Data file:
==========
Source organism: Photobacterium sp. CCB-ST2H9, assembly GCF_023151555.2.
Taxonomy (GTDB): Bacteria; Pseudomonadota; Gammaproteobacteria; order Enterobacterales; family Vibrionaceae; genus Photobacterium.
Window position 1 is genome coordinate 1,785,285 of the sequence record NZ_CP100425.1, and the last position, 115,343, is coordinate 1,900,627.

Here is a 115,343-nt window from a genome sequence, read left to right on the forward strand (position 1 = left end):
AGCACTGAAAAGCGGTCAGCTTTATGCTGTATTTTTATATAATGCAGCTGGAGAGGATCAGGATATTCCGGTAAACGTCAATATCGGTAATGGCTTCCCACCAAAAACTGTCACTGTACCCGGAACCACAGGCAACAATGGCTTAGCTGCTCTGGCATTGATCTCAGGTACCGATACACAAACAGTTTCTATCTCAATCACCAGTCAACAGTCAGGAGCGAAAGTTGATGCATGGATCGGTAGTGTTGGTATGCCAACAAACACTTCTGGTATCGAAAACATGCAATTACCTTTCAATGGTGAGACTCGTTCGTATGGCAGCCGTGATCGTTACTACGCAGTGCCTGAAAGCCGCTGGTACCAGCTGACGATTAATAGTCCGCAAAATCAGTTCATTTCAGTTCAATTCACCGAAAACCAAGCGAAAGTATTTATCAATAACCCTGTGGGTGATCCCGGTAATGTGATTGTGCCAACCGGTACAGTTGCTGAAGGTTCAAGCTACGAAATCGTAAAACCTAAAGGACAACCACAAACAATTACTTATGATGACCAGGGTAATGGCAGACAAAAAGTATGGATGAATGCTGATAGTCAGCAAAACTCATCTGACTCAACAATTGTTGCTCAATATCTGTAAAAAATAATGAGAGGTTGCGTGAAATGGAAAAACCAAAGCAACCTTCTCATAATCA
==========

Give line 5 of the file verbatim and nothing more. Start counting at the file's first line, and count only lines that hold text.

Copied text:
AGCACTGAAAAGCGGTCAGCTTTATGCTGTATTTTTATATAATGCAGCTGGAGAGGATCAGGATATTCCGGTAAACGTCAATATCGGTAATGGCTTCCCACCAAAAACTGTCACTGTACCCGGAACCACAGGCAACAATGGCTTAGCTGCTCTGGCATTGATCTCAGGTACCGATACACAAACAGTTTCTATCTCAATCACCAGTCAACAGTCAGGAGCGAAAGTTGATGCATGGATCGGTAGTGTTGGTATGCCAACAAACACTTCTGGTATCGAAAACATGCAATTACCTTTCAATGGTGAGACTCGTTCGTATGGCAGCCGTGATCGTTACTACGCAGTGCCTGAAAGCCGCTGGTACCAGCTGACGATTAATAGTCCGCAAAATCAGTTCATTTCAGTTCAATTCACCGAAAACCAAGCGAAAGTATTTATCAATAACCCTGTGGGTGATCCCGGTAATGTGATTGTGCCAACCGGTACAGTTGCTGAAGGTTCAAGCTACGAAATCGTAAAACCTAAAGGACAACCACAAACAATTACTTATGATGACCAGGGTAATGGCAGACAAAAAGTATGGATGAATGCTGATAGTCAGCAAAACTCATCTGACTCAACAATTGTTGCTCAATATCTGTAAAAAATAATGAGAGGTTGCGTGAAATGGAAAAACCAAAGCAACCTTCTCATAATCA